steps unless they have a high degree of willingness. This is because it
involves taking action that the addicted mind would rebel against. The member
never graduates from these 12 Step programs, so this willingness will need to
be something they are able to maintain indefinitely.
Willingness and HOW, HOW is an acronym for what is needed to find success when using a self-help group. The acronym stands for:
willingness is viewed as being ready to change and take risks in order
to find happiness.
The Key to
Willingness in Recovery
Willingness can insure success in recovery
from addiction. These are its major components:
If the individual is truly willing to escape
their addiction they will do whatever it takes. It involves having an open mind
about any potential resource that can help them. Those who are truly willing do
not have a long list of recovery options that they are not even prepared to
Willingness involves a degree of humility.
The individual no longer believes that they have all the answers. They are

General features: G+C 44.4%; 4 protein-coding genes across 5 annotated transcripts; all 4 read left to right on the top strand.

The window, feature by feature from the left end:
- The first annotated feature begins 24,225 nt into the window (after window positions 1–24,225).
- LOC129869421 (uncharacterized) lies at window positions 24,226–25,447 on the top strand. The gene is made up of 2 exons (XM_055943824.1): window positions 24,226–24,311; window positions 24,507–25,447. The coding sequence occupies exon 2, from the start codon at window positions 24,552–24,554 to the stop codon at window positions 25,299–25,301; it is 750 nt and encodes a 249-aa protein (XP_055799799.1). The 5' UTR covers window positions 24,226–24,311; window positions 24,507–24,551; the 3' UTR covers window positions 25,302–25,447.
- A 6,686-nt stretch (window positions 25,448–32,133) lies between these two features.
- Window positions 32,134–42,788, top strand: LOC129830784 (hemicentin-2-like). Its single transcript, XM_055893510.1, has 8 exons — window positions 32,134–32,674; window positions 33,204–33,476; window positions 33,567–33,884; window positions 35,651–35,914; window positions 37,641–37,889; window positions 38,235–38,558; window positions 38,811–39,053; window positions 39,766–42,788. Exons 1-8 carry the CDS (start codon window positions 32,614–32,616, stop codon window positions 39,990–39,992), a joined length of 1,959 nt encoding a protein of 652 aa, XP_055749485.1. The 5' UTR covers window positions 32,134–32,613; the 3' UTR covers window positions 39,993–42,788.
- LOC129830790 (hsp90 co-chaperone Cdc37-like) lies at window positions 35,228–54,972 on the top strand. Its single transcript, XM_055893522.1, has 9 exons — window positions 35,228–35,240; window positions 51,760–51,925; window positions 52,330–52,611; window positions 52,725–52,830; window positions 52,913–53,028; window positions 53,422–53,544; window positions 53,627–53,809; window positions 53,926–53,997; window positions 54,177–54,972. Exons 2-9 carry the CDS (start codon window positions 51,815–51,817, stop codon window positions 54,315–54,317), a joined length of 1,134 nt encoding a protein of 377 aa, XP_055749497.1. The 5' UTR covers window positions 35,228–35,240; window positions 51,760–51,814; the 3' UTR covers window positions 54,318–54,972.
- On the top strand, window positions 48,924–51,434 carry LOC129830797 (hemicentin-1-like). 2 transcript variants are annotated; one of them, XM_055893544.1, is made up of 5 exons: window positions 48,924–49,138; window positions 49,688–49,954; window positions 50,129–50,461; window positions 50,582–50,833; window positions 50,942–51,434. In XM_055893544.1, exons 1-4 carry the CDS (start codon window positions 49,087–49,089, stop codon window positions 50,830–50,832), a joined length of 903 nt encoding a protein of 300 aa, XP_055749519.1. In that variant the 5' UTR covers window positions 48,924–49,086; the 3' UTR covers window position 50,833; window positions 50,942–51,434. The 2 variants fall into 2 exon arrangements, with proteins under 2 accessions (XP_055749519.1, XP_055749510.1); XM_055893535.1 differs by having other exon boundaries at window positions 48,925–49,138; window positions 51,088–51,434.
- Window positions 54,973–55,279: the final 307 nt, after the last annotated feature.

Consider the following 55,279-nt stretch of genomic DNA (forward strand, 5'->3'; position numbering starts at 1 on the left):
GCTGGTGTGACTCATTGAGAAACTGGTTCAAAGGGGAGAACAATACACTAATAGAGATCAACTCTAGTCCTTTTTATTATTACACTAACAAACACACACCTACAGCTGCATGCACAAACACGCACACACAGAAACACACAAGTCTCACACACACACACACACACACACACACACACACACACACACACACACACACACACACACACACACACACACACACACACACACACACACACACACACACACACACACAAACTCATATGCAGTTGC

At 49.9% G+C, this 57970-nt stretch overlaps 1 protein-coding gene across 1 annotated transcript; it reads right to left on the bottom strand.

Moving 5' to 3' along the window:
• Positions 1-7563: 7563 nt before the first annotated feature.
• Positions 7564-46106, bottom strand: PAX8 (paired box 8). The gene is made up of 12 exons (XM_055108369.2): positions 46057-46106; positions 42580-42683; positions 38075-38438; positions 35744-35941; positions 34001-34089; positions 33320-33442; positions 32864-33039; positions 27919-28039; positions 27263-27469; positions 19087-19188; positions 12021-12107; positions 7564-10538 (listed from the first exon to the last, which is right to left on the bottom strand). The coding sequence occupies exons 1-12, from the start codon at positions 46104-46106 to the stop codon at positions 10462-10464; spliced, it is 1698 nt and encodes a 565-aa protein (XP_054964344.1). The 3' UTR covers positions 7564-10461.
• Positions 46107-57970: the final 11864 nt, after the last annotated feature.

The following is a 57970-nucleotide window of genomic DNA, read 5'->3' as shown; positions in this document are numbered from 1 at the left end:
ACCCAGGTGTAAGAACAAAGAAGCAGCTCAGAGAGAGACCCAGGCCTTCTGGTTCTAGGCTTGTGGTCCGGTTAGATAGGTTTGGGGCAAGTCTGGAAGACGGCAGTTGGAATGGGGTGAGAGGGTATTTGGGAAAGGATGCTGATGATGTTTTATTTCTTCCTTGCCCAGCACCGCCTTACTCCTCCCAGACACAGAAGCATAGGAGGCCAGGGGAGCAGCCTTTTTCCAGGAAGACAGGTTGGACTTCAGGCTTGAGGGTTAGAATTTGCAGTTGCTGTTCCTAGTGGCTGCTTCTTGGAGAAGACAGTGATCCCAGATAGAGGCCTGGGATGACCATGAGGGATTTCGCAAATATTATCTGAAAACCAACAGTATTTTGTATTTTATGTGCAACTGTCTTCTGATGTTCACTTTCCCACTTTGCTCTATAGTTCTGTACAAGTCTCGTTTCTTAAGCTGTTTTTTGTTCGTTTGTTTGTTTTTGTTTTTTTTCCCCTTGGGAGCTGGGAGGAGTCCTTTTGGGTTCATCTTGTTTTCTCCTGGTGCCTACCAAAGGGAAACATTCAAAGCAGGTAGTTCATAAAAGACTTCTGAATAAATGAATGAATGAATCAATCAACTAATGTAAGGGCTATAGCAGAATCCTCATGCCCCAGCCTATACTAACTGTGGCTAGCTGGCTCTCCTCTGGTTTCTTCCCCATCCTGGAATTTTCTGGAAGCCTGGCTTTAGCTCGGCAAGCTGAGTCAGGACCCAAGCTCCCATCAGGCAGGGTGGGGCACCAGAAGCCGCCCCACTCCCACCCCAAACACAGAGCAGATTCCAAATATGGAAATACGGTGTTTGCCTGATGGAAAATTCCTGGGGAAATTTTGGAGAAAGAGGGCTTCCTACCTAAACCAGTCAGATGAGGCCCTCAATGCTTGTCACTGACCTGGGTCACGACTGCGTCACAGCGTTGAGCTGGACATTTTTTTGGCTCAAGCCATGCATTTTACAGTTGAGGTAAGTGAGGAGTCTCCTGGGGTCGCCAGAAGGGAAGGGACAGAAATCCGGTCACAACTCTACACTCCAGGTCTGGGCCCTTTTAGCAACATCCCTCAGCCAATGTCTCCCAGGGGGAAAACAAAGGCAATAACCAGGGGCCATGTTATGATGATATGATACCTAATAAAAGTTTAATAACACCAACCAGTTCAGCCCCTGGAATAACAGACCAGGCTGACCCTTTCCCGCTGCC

prepared to listen and learn from the experiences of other people.
If the individual is willing to stay sober,
they will make this their number-one priority in life. This is because they
realize that making a life away from addiction requires a great deal of effort.
It will not be achieved overnight. The willing individual will be prepared to
devote however long it takes to rebuilding their life.
Those who are willing to escape addiction
will want to make the best use of all the available resources that can help
them. They will take responsibility for their own recovery and see addiction
specialists as partners there to help them. The willing individual does not
passively wait for other people to fix them. They take action to make this
Willingness does not mean becoming passive.
The individual still needs to question things and make decisions. It does
usually mean being a bit more open-minded about possible solutions.